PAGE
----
Spiritual Direction– The Soul’s Remedy

Seeking spiritual direction is a sign of spiritual maturity. It is a sign that one has passed the age of spiritual milk, and ready for solid food (1 Cor. 3:2). Anyone who wants to live their baptism responsibly should make spiritual direction an intrinsic part of their lives. It is the soul’s medicine, and the best way to grow in holiness.

Here are a few reasons to consider spiritual direction:

We need a coach for the race. We are familiar with Olympic champions. They take reaching the top so seriously that they would never consider attempting it without a coach. St. John Paul II related how Jan Tyranowski, a simple clerk and tailor, helped him developed his interior life and thus gave him the tools to find his purpose in life. when he became a University chaplain, John Paul II recalled  how he used to go camping with the students. Through what he learned from Jan, he was able to coach them to unleash the masterpiece they are and how best to comport themselves as a result. we can become the person God wants us to be on our own.

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Anyone who is serious about holiness can relate to the words of St. Augustine in The Confessions: “I longed for the chance to devote myself wholly to you, but …my two wills are in conflict and they rob my soul of all concentration” (VIII, 5:10). This pilgrim journey is a tale of twisting and turning down the road to heaven. We lose momentum at times and need help nudging toward our destiny. Our best help lies in getting someone who knows the way well. As we labor in pain waiting for the fulfillment of our hope and the glorious coming of our savior (Rom. 8:22-23), the best way to ensure we are making progress is to have a spiritual guide to keep us fit.

We all have blind spots. We all have biases. Anyone who has tried to be truly honest with him- or herself knows how difficult that is. None of us sees ourselves as we truly are. Most often we think we are better than we actually are, although sometimes we sell ourselves short. There are times we even lie to ourselves. How do we discover ourselves as we truly are? Sunday homilies are helpful, but clearly insufficient when it comes to specifics. The confessional is not the place to deal with topics that takes great amount of time. Friends are often afraid to offend us. Spiritual directors can put the mirror before us and enable us to face reality. Seeing ourselves as we truly are opens the door to real spiritual growth.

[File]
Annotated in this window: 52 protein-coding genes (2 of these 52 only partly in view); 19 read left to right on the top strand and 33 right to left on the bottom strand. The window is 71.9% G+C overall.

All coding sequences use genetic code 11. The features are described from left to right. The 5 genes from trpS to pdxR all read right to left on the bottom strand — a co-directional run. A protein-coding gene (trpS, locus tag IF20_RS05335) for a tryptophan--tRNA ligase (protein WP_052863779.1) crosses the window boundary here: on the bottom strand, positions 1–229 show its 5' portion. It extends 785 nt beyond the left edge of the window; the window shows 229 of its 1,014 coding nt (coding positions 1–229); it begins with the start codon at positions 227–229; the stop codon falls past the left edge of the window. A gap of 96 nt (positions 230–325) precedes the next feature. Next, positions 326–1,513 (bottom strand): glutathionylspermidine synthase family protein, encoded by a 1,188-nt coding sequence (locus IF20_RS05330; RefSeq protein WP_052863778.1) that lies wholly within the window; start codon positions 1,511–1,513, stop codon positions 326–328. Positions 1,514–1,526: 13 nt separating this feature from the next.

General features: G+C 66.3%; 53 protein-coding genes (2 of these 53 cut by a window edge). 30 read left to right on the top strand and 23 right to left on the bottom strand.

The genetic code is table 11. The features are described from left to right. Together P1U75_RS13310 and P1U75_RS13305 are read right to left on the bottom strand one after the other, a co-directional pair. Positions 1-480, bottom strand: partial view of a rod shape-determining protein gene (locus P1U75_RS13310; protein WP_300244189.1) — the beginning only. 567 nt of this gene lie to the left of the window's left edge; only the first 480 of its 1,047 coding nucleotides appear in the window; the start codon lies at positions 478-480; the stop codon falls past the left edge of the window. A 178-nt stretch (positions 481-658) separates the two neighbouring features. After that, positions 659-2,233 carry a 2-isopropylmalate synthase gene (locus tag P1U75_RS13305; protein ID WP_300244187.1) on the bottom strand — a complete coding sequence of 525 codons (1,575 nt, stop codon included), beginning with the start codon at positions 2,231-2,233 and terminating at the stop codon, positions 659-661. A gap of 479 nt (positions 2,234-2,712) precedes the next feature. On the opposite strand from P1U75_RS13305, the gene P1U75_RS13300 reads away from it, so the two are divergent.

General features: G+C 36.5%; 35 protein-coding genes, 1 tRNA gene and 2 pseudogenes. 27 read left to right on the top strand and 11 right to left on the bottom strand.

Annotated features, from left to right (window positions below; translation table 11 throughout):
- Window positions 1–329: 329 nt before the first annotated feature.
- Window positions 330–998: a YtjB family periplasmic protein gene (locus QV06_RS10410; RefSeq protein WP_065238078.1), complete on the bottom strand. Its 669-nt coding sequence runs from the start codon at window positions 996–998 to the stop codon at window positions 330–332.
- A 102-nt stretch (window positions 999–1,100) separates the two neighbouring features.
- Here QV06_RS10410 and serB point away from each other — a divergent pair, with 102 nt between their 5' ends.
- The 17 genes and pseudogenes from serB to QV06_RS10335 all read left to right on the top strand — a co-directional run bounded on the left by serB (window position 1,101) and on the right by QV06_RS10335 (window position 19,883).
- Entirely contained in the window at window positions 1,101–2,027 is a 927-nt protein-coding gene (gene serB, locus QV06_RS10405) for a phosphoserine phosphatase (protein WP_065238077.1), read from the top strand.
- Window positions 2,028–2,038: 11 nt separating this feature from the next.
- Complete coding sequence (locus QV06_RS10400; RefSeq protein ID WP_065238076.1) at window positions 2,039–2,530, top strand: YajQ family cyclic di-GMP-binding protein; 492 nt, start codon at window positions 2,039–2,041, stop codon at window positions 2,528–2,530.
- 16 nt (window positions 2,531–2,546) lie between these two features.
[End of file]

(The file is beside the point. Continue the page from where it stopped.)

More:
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We are all wounded. GK. Chesterton captures well the reality of our lives in this world this way: “we’re all in one boat, and we’re all seasick.” The reality is we are all cracked and bruised and in need of repair. There are things in our past that hurt so deeply, we don’t even want to talk about them yet those are precisely what we need to talk about. Some things, of which we might not be aware, restrain our interior peace. Unless we allow the soothing touch of Christ to reach into our brokenness, we remain wounded. Only through regular spiritual direction can we recognize these wounds and be to heal.

How do we locate a good spiritual director? The same way we locate a good physician – we ask others. You can start by asking your pastor for recommendations. Pray to the Holy Spirit to lead you to one that fits your needs. Religious houses like seminaries, convents, or priories usually have qualified directors. Try to get a trained spiritual director, if possible. A learned, experienced, and holy priest is the ideal director. Even the saints have complained how difficult it is to find a suitable one, so persevere! In the meantime, get someone.

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